On Succession, likeable characters, and the scope of a series

succession hbo brian cox jeremy strong kieran culkin sarah snook alan ruck matthew macfadyen nicholas braun jesse armstrong adam mckay

Succession’s first episode recently aired for the first time in the UK; in the US, meanwhile, the HBO series has just finished its first season.

What’s been interesting to observe, though, is the narrative that’s built up around Succession. Certainly, the series is well acclaimed – or, at least, it is now. There’s been a noticeable trend of people who watched the pilot episode and gave up, only returning because of the strong word of mouth from those who did continue with the series; in terms of the show’s reception, Succession is the story of a programme that lost a lot of viewers before eventually reclaiming them.

It’s not difficult to understand why someone might not want to continue watching Succession after finishing the first episode. It’s not that it’s a bad episode, exactly; in a lot of ways, it’s quite compelling. However, focusing as it does on a family seemingly comprised entirely of deeply horrible people, Succession isn’t a programme that goes out of its way to endear viewers to its characters – indeed, the exaggerated displays of ostentatious wealth that punctuate the pilot episode are no doubt intended to elicit contempt for the characters. There’s no ‘pat the dog’ moment, with director Adam McKay and writer Jesse Armstrong going to great lengths to ensure that, by the end of the episode, you’re going to hate more or less all of them.

So!

A few scattered thoughts here on Succession, one of HBO’s latest dramas. (Well, I’m inclined to be difficult and call it a comedy, but still.) What I found quite interesting about Succession is the way that the conversation around it developed, with a lot of people beginning the series, abandoning it, and then returning because of strong word of mouth from those who stuck with it.

That got me thinking a little bit about likeable characters (I’ve been winding myself up a lot about whether or not “likeable” is the correct spelling, and I’m still not wholly sure) and… I called it “the scope of a series”, but what I mean is the amount of time we’re willing to give a programme to unfold and show its full hand. That had been on my mind for a while anyway, ever since I saw a couple of reviews really rip into Genius: Picasso based on its first four episodes, so it was good to get a chance to talk about it.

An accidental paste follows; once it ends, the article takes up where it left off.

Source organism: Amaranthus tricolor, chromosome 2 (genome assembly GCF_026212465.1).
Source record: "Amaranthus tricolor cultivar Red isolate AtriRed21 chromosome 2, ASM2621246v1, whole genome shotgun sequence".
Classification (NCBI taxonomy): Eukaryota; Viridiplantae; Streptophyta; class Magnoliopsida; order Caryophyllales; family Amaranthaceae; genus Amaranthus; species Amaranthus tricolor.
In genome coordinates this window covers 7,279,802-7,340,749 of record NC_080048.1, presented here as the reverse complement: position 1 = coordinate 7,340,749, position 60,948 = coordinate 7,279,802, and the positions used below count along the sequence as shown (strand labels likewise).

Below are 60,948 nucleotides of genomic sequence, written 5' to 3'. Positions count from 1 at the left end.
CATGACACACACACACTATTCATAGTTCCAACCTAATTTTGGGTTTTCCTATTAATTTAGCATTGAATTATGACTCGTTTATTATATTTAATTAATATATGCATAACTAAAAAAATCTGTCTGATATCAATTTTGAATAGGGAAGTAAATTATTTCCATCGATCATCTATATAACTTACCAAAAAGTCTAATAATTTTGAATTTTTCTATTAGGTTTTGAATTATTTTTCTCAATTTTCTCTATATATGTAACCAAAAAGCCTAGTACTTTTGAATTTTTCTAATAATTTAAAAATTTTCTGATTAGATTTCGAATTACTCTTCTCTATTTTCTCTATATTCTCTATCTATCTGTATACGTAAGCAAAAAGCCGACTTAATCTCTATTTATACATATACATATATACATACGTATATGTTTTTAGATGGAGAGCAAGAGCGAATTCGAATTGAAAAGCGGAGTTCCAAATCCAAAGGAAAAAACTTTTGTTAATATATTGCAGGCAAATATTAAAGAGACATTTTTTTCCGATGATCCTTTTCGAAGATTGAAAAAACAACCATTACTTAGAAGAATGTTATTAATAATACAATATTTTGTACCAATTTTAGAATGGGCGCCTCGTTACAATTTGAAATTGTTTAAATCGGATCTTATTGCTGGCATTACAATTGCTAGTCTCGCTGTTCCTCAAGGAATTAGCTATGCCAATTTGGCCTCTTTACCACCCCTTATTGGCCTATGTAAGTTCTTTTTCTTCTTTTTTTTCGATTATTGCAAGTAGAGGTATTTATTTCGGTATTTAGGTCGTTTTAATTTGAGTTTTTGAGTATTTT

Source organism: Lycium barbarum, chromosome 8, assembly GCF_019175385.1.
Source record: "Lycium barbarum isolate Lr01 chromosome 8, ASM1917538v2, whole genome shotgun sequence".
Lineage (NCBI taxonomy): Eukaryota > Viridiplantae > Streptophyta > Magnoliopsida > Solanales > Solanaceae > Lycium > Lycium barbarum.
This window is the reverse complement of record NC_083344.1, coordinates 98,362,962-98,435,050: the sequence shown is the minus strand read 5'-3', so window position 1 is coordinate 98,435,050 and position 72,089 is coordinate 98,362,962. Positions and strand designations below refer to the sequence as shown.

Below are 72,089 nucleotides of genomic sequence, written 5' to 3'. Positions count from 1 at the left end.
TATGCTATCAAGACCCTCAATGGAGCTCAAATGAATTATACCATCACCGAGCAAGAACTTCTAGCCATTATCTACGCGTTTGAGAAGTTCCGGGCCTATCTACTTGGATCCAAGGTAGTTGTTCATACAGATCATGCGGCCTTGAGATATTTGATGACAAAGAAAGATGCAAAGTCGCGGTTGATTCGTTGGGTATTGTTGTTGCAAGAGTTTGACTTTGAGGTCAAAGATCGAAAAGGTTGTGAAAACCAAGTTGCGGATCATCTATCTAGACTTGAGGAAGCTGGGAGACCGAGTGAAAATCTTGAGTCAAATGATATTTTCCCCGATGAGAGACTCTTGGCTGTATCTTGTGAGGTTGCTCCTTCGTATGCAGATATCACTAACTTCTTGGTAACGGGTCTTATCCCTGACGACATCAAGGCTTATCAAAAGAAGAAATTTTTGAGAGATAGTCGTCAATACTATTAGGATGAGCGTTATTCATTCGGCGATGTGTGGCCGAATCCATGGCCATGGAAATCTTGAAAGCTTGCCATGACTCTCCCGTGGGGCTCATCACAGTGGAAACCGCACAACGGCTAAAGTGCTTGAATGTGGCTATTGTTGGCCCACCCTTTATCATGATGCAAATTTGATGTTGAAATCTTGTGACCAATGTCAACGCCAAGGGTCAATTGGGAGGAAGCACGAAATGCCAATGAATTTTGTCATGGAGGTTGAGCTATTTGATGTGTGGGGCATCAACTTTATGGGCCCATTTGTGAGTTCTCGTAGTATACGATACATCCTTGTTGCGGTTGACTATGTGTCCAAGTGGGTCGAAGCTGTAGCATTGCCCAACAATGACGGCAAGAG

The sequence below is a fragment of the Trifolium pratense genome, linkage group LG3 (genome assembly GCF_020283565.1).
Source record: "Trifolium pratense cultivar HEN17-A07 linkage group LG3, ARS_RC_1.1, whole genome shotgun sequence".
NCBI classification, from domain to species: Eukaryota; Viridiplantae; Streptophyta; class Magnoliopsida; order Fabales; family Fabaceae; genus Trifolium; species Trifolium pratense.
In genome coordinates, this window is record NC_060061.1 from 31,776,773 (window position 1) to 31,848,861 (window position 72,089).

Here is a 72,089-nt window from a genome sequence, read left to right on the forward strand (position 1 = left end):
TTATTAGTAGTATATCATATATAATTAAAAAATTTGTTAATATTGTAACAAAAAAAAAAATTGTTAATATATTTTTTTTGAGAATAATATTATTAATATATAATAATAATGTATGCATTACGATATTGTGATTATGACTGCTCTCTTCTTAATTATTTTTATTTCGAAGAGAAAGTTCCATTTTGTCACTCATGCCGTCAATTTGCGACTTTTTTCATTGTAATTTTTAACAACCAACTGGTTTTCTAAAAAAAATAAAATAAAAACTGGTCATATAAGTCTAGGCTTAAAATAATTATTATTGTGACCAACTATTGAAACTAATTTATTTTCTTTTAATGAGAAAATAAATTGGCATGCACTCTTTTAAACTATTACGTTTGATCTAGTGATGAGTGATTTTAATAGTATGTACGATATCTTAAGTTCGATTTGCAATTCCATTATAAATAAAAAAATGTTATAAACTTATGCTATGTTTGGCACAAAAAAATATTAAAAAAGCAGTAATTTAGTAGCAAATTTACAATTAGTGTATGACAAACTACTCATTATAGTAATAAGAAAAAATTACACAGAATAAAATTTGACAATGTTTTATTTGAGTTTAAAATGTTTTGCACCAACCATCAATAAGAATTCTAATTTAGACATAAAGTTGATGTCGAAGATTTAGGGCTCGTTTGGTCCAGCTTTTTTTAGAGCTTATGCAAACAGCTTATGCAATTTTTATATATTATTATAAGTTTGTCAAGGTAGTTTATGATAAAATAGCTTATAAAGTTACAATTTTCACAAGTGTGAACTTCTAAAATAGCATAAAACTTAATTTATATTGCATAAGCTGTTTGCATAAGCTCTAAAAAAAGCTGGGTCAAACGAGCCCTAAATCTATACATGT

I’m not, admittedly, entirely sure anything I said made sense, but then I’m never especially sure of that to be honest! I always find the more editorial/opinion esque pieces a little more difficult. Something to work on, I suppose.

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Doctor Who Review: An Adventure in Space and Time

doctor who an adventure in space and time review william hartnell david bradley mark gatiss jessica raine sacha dhawan

An idea as good as Doctor Who doesn’t just happen. Like building a bridge or a house, a great deal of thinking and work goes into a television series before you ever get to see it.

Malcolm Hulke, The Making of Doctor Who

An Adventure in Space and Time is the story of how Doctor Who began. How, 50 years ago, a group of people achieved the impossible – making a television legend against insurmountable odds.

It’s clear from the opening that this was made with love. The effort that went into this movie, into every aspect of it, shows on the screen. All the little details in the sets. In the costume. In the dialogue. The people who made this film quite clearly, quite obviously, love Doctor Who.

Mark Gatiss, who wrote and produced the movie, deserves a lot of praise for his work. After all, An Adventure in Space and Time started with him he originally pitched it to the BBC for the fortieth anniversary of Doctor Who in 2003, and again in 2010 when Matt Smith was cast.

Now though, it’s finally reached its audience.

Throughout, the writing is phenomenal. There’s never a duff line, scene after scene after scene. Three years of Doctor Who is condensed skillfully and respectfully into ninety minutes, all framed in the smartest of ways – using the TARDIS.

There’s a theme of change as well, and the ways in which it can be good and bad. The obvious change is, of course, is in the cast and crew, and is told through William Hartnell as he watches, one by one, all of the original Doctor Who team start to move on and be replaced. It’s seen to be quite sad, but equally, without those changes, we wouldn’t have reached Doctor Who’s fifth anniversary, let alone the fiftieth.

It’s the actors though who really make the script come to life. Jessica Raine, Brian Cox and Sacha Dhawan all give brilliant performances as Verity Lambert, Sydney Newman and Waris Hussein. Through them, another change is explored – change within the BBC. Sydney Newman, the Canadian from ITV. Verity Lambert, the first female producer. Waris Hussein, the first Indian Director. All of them, together, revolutionising the BBC, and TV itself.

The best performance is from David Bradley as William Hartnell. It’s a nuanced, poignant portrayal, upon which the whole movie is based around. His is a truly wonderful piece of work, with some fantastic scenes – in particular, the “I don’t want to go” scene towards the end of the film.

An Adventure in Space and Time is, I believe, the best piece of television ever to go out under the Doctor Who name. It really is that good.

10/10

Related:

50 Days of the Doctor Who 50th

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